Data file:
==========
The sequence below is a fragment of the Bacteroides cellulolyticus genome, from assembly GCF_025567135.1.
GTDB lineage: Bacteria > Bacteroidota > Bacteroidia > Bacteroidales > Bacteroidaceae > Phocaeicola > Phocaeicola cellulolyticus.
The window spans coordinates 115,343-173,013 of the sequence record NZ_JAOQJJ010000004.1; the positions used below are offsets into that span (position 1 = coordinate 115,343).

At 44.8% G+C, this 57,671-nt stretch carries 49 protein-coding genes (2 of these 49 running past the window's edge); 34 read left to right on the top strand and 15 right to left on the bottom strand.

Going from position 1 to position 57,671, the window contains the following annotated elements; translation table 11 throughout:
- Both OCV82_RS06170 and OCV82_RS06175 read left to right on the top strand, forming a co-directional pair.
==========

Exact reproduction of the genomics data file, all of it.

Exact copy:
The sequence below is a fragment of the Bacteroides cellulolyticus genome, from assembly GCF_025567135.1.
GTDB lineage: Bacteria > Bacteroidota > Bacteroidia > Bacteroidales > Bacteroidaceae > Phocaeicola > Phocaeicola cellulolyticus.
The window spans coordinates 115,343-173,013 of the sequence record NZ_JAOQJJ010000004.1; the positions used below are offsets into that span (position 1 = coordinate 115,343).

At 44.8% G+C, this 57,671-nt stretch carries 49 protein-coding genes (2 of these 49 running past the window's edge); 34 read left to right on the top strand and 15 right to left on the bottom strand.

Going from position 1 to position 57,671, the window contains the following annotated elements; translation table 11 throughout:
- Both OCV82_RS06170 and OCV82_RS06175 read left to right on the top strand, forming a co-directional pair.